No quick solutions for smog problem
Updated: 2014-10-22 08:17
By Zheng Jinran in Shijiazhuang(China Daily)
When about 30,000 runners from around the world came to Beijing for the event, some of them got cold feet due to the lingering smog. Runners with a variety of masks were caught in the media spotlight, raising questions about how long it will be before blue skies are back in our lives.
"It will take China about 20 to 30 years to tackle the problem of air pollution fundamentally, based on the experiences of developed countries like Japan, the United States and the UK in reining in air pollution," said Song Guangsheng, head of the National Indoor Environment Monitoring Center, at a forum on ecological cities on Monday, China National Radio reported on Tuesday.
If the country uses the toughest restrictions and advanced technology to reduce emissions of air pollutants, it will take at least 15 to 20 years to see a thorough improvement in air quality, he said, citing statistics from an annual report in May on a low-carbon economy.
Considering the strong determination of governments to improve air quality in three to five years, many people are hopeful and feel positive about the environment in the near future, said Zhao Zhongxiu, an economics professor from the University of International Business and Economics and co-author of the low carbon report. But a fundamental improvement cannot be realized in the short term, Zhao said.
Many government officials doubted that it would take just two decades to return to good air quality.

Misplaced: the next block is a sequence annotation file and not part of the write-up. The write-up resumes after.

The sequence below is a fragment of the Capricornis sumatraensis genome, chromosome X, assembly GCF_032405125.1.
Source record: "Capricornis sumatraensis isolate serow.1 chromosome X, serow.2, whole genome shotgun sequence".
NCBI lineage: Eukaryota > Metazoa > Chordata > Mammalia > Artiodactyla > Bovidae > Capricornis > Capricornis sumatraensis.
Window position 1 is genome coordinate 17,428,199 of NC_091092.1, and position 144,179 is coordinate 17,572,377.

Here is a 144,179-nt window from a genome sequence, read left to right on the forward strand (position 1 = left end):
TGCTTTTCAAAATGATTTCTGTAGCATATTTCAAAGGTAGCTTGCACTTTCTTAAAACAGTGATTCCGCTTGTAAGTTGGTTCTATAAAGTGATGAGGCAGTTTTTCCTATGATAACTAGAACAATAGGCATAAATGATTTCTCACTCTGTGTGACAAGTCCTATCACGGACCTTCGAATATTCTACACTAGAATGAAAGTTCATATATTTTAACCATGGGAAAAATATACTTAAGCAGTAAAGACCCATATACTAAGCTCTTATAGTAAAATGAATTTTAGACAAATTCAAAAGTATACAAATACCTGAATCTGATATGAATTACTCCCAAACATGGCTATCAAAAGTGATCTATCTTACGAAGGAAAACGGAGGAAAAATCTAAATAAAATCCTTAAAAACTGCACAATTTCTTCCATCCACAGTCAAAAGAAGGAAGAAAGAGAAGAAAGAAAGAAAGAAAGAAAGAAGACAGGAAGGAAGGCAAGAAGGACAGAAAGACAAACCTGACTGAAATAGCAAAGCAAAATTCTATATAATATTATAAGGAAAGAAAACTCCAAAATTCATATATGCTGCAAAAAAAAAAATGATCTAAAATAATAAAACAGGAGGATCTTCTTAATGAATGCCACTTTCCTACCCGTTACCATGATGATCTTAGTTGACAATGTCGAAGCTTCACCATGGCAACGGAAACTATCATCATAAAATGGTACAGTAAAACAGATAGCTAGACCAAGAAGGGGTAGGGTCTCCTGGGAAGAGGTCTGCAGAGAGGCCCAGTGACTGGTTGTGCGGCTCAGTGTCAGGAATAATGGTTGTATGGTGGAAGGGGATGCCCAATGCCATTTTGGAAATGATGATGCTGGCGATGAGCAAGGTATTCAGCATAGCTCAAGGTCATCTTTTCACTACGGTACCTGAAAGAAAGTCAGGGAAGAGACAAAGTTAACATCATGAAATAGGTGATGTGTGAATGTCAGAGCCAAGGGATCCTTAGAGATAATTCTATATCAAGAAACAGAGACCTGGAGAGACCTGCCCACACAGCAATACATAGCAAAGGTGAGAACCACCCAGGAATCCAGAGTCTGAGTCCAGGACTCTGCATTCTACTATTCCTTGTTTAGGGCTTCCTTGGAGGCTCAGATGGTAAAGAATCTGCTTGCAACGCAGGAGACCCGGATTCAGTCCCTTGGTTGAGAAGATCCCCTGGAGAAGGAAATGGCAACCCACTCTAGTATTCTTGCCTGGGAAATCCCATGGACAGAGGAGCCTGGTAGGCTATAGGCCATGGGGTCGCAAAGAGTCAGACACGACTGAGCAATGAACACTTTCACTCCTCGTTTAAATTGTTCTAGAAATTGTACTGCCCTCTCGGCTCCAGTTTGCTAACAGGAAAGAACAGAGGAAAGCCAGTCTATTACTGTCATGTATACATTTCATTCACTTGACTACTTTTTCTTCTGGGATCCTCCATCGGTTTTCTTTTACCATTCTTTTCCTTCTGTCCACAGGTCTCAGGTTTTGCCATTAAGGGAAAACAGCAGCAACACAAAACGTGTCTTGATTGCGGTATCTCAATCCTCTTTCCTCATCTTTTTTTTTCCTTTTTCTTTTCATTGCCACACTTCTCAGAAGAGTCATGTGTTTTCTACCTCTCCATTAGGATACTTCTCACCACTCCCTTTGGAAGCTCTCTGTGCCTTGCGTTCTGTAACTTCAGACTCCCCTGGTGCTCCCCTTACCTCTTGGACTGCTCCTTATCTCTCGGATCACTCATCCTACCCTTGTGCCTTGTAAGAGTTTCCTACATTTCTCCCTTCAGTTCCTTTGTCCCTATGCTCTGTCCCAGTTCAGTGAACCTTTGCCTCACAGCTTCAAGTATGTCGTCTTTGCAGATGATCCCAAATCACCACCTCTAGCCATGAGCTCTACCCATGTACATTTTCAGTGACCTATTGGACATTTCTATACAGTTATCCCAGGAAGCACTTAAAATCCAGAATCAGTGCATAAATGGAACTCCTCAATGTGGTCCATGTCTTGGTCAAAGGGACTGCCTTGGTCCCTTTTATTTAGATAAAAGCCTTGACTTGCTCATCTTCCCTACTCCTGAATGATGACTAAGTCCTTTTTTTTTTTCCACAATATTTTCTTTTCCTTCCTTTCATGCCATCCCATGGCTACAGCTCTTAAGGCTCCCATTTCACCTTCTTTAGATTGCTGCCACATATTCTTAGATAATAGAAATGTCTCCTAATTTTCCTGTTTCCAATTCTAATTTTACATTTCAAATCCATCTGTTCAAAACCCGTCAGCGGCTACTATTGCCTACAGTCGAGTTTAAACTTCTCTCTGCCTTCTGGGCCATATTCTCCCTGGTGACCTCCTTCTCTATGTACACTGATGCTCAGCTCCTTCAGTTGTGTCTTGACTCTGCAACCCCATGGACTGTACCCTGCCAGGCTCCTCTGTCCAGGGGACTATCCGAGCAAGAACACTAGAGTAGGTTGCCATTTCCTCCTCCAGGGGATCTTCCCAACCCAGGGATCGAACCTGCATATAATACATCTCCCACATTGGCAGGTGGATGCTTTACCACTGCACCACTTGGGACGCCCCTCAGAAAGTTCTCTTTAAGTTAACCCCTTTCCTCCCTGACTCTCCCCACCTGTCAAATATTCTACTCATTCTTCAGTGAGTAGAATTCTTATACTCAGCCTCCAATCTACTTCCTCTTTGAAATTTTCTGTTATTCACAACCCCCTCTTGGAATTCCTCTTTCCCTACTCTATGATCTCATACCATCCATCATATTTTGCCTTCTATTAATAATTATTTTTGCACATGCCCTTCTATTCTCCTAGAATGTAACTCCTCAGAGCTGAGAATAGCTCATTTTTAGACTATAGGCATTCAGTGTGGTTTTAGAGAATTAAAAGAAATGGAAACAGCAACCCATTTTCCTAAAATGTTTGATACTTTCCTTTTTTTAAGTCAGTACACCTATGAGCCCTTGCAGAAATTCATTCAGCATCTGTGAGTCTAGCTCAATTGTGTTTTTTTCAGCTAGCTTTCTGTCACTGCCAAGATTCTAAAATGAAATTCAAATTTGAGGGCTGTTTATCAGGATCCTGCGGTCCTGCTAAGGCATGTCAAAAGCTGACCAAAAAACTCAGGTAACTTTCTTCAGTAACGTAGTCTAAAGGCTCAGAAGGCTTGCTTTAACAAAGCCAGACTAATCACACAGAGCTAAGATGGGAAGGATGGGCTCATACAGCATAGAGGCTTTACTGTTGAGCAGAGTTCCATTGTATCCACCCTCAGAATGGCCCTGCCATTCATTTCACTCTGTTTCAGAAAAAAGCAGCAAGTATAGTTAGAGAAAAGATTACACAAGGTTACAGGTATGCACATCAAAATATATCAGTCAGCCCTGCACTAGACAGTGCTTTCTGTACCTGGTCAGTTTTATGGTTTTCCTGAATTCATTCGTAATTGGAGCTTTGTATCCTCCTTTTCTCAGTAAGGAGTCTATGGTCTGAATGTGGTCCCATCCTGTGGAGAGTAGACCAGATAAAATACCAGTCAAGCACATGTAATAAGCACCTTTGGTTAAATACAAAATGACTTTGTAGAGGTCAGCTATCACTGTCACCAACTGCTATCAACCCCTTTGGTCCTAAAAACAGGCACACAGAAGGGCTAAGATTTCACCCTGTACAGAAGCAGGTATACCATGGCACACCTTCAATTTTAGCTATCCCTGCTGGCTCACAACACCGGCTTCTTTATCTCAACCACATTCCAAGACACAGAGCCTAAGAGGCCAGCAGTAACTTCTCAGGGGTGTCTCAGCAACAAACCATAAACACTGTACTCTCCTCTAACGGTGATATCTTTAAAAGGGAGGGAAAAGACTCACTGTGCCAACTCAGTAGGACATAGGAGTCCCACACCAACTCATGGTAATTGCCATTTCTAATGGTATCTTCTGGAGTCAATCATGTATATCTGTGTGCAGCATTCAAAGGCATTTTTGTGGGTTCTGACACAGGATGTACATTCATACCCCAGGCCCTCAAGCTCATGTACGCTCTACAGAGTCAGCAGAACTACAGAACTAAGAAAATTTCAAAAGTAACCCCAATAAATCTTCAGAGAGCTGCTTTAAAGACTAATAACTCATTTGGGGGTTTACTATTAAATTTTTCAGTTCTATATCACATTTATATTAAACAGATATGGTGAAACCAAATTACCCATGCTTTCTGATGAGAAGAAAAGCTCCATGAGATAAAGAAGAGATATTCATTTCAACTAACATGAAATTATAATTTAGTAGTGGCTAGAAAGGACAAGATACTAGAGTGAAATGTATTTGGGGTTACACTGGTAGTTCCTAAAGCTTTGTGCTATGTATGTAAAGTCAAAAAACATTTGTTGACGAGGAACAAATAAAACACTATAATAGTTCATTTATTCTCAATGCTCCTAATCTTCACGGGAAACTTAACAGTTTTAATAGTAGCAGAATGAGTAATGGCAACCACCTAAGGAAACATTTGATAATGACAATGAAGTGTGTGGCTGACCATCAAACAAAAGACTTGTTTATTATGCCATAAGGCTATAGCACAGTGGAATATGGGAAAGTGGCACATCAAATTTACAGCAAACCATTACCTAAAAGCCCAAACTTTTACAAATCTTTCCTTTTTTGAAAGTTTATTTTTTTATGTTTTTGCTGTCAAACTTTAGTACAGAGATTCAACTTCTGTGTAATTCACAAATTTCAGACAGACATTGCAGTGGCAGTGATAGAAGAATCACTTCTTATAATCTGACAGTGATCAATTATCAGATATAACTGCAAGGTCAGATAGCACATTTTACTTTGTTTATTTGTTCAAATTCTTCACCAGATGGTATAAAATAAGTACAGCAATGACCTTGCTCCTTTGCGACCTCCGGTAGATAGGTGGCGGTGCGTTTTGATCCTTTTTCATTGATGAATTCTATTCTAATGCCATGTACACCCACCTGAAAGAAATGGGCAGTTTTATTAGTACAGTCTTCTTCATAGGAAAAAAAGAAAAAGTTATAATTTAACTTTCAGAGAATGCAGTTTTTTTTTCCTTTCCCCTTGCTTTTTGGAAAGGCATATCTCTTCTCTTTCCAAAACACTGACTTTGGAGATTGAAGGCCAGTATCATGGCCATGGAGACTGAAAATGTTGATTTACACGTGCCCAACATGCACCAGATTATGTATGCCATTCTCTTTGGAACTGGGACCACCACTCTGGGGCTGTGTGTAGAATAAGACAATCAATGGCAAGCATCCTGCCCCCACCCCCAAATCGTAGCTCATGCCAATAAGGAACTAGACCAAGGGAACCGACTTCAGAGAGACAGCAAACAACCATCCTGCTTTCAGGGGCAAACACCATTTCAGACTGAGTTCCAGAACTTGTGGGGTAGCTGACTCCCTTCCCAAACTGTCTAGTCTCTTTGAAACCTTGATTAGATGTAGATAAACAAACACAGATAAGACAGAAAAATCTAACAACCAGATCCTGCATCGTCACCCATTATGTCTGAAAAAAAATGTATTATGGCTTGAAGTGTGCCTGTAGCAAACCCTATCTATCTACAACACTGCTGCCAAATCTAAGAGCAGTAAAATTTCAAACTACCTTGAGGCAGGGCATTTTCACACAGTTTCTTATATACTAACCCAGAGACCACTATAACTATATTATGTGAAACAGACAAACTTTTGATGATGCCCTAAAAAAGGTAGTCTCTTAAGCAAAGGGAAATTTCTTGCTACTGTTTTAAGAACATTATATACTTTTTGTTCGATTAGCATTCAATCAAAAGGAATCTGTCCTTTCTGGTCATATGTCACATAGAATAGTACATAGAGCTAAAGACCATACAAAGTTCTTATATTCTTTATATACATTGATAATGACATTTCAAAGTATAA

"It will take years to cure the problems, which were accumulated during decades of development," said Lyu Wen, director of the air pollution control department of the Hebei Environmental Protection Bureau, on Tuesday, adding that there was no scientific research on how long it will take to rein in pollution using increasingly stronger measures.
Some experts said the current air pollution problem can be traced to emissions of past decades. One of them, Ma Zhong, a professor of environmental protection at Renmin University of China, said the highly polluting industries of steel and cement and other heavy industries discharged many pollutants over the years that have accumulated in the air.
Coal consumption from 2006 to 2010 was increased by around 1 billion tons more than planned, the annual report on energy consumption said in 2011.
"But we have started to take tough measures to cut the emissions, although it slows growth," Lyu said.
Hebei, which since last year has been the province with the worst air pollution, has shut down hundreds of polluting companies, including some that conform with national emission standards. In the first half of this year, its GDP growth was ranked second to last in China.
Some residents said they have witnessed improving air quality in the province.
"I noticed the improvement recently, and the slower economic growth is worth it for the better air quality," said Wang Wenyi, a vendor selling snacks in ShijiazhuangHebei province.
In September, Shijiazhuang was not among the top 10 cities with the worst air pollution, according to a report released on Tuesday by the Ministry of Environmental Protection.
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